A new nationwide study commissioned by Citi Retail Services has discovered that more than two-thirds of Americans who participate in rewards programs expect to save money this holiday shopping season through their redemptions. While the average customer expects to save $149, one in three expect to save $200 or more. The survey also found that loyalty programs are very effective, with 86 percent of customers saying they are more loyal to the brands where they participate in rewards programs.
By Wise Marketer staff
Shoppers are treating their rewards like a separate currency, accruing and spending strategically to boost their holiday purchasing power and stay on budget. Citi Retail Services’ survey found that shoppers:
- Use rewards to buy more gifts than they would otherwise (50%)
- Use rewards to buy gifts for someone they wouldn’t otherwise (26%)
But some shoppers are saving those rewards for themselves: 41 percent of shoppers said they plan to use their rewards treat themselves to purchases they otherwise wouldn’t make. The average shopper participates in four rewards programs, and nearly 90 percent of shoppers plan to utilize those programs during the holidays to either accumulate points or redeem existing ones. Money quote from Terry O’Neill, Managing Director, Head of Product, Marketing and Analytics at Citi Retail Services:
“We are seeing a general trend, but especially during the holidays, of customers making concerted efforts to be strategic about how and when they use their rewards. It’s not just about leveraging rewards as a ‘bonus’, but rather seeing it as a new type of currency that has a genuine impact on purchasing decisions and extends their wallet. While loyalty programs continue to evolve to include experiences, many shoppers are still drawn to the hard dollar value and are tapping into their accumulated rewards during the holidays to extend their purchasing power.”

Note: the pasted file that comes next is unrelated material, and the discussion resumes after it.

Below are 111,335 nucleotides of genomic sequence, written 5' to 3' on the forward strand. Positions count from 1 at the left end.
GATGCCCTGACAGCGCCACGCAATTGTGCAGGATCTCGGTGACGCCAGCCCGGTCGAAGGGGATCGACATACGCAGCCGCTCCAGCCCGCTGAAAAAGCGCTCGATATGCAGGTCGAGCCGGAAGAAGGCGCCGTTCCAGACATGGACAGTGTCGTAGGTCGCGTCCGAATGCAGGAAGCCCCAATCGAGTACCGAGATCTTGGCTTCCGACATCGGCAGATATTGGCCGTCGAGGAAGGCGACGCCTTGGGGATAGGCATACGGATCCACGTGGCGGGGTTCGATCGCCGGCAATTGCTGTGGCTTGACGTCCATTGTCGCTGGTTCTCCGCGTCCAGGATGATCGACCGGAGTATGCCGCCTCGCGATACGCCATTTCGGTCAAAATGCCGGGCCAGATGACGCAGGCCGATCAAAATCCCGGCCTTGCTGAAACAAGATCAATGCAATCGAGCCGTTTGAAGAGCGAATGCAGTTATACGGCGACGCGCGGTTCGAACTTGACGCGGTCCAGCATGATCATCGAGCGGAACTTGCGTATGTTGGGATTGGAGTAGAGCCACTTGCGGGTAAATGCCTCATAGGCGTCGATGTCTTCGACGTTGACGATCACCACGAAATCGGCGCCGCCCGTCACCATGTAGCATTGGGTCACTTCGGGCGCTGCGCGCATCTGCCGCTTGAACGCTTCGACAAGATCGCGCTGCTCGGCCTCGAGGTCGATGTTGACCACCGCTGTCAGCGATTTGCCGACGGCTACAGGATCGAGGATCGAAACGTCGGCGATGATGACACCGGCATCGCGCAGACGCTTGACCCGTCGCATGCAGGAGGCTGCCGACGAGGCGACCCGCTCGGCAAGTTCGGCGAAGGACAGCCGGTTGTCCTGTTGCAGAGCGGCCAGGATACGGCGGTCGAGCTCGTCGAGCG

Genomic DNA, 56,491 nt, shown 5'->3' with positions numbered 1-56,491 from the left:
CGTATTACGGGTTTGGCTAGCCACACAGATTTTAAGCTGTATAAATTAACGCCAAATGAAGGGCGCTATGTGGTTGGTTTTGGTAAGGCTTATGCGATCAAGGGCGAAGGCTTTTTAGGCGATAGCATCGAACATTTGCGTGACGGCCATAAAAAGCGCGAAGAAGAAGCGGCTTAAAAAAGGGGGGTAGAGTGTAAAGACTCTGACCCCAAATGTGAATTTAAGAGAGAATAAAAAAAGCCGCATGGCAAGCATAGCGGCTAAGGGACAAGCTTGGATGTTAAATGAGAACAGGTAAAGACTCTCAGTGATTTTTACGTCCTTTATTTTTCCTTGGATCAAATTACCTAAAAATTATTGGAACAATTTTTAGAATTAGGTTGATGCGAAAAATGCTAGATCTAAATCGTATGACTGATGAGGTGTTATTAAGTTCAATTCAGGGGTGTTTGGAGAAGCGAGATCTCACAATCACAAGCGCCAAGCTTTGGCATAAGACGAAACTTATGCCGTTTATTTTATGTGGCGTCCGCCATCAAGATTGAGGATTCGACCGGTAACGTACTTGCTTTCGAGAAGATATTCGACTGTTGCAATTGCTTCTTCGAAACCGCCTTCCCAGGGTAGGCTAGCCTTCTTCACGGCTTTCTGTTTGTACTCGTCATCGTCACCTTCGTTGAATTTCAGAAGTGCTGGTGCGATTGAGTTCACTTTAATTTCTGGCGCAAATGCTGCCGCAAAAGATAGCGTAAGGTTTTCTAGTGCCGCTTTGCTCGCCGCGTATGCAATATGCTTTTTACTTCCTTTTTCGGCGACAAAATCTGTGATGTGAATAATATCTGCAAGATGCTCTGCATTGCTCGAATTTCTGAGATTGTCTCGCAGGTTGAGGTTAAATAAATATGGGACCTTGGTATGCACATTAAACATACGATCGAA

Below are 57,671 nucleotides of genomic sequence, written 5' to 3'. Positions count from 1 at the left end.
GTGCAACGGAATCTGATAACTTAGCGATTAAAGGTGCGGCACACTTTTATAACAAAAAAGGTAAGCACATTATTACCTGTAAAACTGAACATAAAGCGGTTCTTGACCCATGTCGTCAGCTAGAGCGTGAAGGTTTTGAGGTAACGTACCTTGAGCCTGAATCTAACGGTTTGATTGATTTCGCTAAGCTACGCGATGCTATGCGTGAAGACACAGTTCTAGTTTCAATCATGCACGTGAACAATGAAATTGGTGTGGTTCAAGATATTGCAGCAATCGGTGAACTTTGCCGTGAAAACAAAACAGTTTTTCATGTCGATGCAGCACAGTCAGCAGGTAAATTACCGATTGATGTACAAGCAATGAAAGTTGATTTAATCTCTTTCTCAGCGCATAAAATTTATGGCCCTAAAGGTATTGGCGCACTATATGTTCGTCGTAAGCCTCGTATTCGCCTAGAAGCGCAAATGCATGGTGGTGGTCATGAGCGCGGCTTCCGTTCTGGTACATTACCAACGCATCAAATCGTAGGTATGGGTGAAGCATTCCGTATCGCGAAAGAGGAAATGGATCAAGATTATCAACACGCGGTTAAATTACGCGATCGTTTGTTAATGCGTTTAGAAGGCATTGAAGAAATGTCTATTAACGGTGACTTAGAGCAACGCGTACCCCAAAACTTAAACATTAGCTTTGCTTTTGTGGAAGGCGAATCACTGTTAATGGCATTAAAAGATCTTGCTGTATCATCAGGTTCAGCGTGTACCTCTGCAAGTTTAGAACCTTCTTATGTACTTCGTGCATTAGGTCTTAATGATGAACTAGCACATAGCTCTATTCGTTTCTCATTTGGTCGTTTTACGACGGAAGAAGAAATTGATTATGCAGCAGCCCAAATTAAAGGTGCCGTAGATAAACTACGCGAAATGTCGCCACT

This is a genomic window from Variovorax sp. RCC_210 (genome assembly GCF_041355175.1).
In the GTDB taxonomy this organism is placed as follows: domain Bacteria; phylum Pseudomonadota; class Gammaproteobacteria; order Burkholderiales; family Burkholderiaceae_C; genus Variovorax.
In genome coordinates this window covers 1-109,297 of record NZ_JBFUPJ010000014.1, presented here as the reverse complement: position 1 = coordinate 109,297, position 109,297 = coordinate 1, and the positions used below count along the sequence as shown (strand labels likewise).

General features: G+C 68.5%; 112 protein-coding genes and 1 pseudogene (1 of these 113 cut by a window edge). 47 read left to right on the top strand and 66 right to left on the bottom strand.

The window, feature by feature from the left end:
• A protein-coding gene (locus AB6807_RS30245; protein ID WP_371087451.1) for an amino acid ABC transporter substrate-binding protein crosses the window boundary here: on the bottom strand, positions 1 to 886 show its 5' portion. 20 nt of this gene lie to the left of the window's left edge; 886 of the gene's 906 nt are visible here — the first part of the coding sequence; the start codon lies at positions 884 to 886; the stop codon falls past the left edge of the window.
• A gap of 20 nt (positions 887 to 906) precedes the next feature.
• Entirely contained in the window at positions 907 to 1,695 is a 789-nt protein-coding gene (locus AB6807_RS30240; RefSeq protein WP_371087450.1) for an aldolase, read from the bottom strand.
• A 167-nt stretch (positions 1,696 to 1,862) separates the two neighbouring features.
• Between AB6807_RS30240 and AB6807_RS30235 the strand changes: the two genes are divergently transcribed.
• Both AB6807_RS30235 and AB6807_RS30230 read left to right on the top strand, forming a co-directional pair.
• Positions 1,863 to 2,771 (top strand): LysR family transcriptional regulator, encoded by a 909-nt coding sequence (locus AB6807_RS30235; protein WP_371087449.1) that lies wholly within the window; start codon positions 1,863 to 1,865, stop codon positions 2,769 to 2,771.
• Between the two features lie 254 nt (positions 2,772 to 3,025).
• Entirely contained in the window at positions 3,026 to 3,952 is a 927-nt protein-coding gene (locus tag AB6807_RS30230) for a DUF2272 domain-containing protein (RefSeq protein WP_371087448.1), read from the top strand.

Citi Retail Services found that some savvy shoppers are taking steps to maximize their rewards programs. Survey findings indicated that some shoppers are consciously spending with the purpose of getting more in return – especially when bonus rewards or points promotions are underway. In order to accomplish this, shoppers buy more of something, like the common practice of buying in bulk (42%), or shop at odd times to take advantage of flash sales, such as very late at night (25%). And there is good reason to be serious about rewards – while there is no central repository of information on just how much of this “currency” exists nationally, estimates put the value of the total rewards market at more than $320 billion, projected to grow to $500 billion by 2019.
Shoppers across the country, in all regions, participate in rewards programs at high rates, with eight in ten consumers belonging to at least one rewards program. On top of that, each part of the country boasts a significant number of “very active rewards users,” with Northeasterners (36%), Southerners (24%), Midwesterners (27%) and Westerners (27%), participating in five or more rewards programs. Nationwide, shoppers are concentrating their spending on fewer brands, getting more bang for their buck.
Rewards programs are also popular among all age groups with Millennials as the most avid reward seekers (83%). Generation X closely follows (73%), with approximately one in two Boomers (54%) participating in rewards programs. Followers of the loyalty industry will note that the penetration of loyalty programs as reported in this Citi survey is considerably lower than that reported in other loyalty participation studies such as the venerable COLLOQUY study, which places consumer loyalty program participation in the double-digits.